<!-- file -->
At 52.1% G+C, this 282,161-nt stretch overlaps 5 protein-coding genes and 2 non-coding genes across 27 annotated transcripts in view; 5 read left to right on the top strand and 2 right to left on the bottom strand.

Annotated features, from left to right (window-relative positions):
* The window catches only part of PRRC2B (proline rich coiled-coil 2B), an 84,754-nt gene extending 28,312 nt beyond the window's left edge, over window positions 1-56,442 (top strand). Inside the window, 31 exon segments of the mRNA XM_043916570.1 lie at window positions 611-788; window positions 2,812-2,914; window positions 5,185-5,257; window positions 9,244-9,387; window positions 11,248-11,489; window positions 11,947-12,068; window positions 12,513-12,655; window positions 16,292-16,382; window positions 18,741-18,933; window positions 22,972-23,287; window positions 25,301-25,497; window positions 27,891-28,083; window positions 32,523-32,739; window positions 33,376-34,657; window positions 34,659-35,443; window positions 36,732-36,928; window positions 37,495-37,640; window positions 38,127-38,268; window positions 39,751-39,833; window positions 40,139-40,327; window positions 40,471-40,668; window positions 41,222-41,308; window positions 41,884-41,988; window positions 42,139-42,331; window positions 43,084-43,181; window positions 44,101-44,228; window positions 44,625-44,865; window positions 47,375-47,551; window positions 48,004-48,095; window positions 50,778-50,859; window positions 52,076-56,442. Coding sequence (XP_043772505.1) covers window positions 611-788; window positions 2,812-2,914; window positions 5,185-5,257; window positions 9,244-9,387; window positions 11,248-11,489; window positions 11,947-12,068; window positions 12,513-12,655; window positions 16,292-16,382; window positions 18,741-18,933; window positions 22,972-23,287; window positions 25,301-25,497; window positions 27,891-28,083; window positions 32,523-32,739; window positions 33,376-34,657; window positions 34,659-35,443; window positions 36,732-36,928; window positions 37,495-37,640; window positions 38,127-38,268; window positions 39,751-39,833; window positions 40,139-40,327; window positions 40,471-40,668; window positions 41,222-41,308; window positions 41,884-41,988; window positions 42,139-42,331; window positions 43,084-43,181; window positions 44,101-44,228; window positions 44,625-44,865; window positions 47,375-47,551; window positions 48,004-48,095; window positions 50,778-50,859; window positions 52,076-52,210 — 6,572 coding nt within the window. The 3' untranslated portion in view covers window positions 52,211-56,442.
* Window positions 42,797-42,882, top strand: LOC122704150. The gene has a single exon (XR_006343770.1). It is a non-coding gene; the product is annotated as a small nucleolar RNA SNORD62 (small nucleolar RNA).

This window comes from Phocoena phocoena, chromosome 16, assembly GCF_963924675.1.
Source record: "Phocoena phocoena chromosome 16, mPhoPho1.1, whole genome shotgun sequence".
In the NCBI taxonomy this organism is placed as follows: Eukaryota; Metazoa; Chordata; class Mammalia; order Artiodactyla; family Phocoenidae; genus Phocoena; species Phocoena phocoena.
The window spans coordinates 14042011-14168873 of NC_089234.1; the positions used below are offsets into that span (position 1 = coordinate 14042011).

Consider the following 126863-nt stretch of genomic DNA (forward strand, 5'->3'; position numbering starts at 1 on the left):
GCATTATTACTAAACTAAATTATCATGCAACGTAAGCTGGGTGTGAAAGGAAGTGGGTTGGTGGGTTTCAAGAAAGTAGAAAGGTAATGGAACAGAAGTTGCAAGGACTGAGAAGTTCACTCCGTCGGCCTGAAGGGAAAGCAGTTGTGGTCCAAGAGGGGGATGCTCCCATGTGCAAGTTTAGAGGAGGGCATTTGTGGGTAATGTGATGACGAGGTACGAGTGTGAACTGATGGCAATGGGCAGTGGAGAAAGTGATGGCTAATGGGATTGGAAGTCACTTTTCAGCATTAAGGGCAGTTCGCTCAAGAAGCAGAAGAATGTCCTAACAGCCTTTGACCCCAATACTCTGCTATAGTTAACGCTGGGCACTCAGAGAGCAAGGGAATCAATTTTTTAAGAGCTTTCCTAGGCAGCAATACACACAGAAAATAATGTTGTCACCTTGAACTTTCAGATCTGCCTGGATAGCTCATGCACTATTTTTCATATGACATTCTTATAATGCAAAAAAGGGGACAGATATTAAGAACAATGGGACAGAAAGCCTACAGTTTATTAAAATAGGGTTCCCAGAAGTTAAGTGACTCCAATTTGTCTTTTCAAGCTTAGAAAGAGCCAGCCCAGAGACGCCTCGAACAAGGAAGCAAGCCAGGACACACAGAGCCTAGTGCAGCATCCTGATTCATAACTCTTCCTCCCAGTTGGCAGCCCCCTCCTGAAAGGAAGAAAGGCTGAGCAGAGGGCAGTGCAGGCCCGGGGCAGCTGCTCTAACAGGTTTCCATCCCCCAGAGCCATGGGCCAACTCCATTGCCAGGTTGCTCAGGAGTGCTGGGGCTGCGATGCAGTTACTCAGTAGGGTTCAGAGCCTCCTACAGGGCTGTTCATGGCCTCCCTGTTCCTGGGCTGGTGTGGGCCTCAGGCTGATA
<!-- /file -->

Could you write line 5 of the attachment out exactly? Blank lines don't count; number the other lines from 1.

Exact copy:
This window comes from Phocoena phocoena, chromosome 16, assembly GCF_963924675.1.